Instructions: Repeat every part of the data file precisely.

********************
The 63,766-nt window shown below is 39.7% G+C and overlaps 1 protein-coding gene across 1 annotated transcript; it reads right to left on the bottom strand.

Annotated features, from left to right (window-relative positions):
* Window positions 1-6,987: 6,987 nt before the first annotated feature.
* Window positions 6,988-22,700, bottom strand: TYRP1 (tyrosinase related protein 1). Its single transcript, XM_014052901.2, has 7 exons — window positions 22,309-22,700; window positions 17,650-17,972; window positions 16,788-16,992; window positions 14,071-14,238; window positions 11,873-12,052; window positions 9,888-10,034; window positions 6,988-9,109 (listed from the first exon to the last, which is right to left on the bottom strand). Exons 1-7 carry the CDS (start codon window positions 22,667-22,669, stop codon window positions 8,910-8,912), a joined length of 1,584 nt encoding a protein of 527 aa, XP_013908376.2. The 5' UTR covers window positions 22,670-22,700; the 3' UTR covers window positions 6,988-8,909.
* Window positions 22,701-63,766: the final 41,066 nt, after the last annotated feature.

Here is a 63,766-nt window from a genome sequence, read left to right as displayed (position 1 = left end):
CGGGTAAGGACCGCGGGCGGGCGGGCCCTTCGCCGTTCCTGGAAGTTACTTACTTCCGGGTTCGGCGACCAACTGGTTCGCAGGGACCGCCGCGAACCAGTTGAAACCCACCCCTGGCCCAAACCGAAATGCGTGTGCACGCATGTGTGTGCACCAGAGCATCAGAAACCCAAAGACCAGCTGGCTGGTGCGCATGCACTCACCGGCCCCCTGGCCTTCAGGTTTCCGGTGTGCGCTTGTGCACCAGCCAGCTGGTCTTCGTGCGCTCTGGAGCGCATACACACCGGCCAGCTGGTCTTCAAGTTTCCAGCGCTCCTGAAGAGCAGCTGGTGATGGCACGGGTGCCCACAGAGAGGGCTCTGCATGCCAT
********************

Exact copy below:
The 63,766-nt window shown below is 39.7% G+C and overlaps 1 protein-coding gene across 1 annotated transcript; it reads right to left on the bottom strand.

Annotated features, from left to right (window-relative positions):
* Window positions 1-6,987: 6,987 nt before the first annotated feature.
* Window positions 6,988-22,700, bottom strand: TYRP1 (tyrosinase related protein 1). Its single transcript, XM_014052901.2, has 7 exons — window positions 22,309-22,700; window positions 17,650-17,972; window positions 16,788-16,992; window positions 14,071-14,238; window positions 11,873-12,052; window positions 9,888-10,034; window positions 6,988-9,109 (listed from the first exon to the last, which is right to left on the bottom strand). Exons 1-7 carry the CDS (start codon window positions 22,667-22,669, stop codon window positions 8,910-8,912), a joined length of 1,584 nt encoding a protein of 527 aa, XP_013908376.2. The 5' UTR covers window positions 22,670-22,700; the 3' UTR covers window positions 6,988-8,909.
* Window positions 22,701-63,766: the final 41,066 nt, after the last annotated feature.

Here is a 63,766-nt window from a genome sequence, read left to right as displayed (position 1 = left end):
CGGGTAAGGACCGCGGGCGGGCGGGCCCTTCGCCGTTCCTGGAAGTTACTTACTTCCGGGTTCGGCGACCAACTGGTTCGCAGGGACCGCCGCGAACCAGTTGAAACCCACCCCTGGCCCAAACCGAAATGCGTGTGCACGCATGTGTGTGCACCAGAGCATCAGAAACCCAAAGACCAGCTGGCTGGTGCGCATGCACTCACCGGCCCCCTGGCCTTCAGGTTTCCGGTGTGCGCTTGTGCACCAGCCAGCTGGTCTTCGTGCGCTCTGGAGCGCATACACACCGGCCAGCTGGTCTTCAAGTTTCCAGCGCTCCTGAAGAGCAGCTGGTGATGGCACGGGTGCCCACAGAGAGGGCTCTGCATGCCAT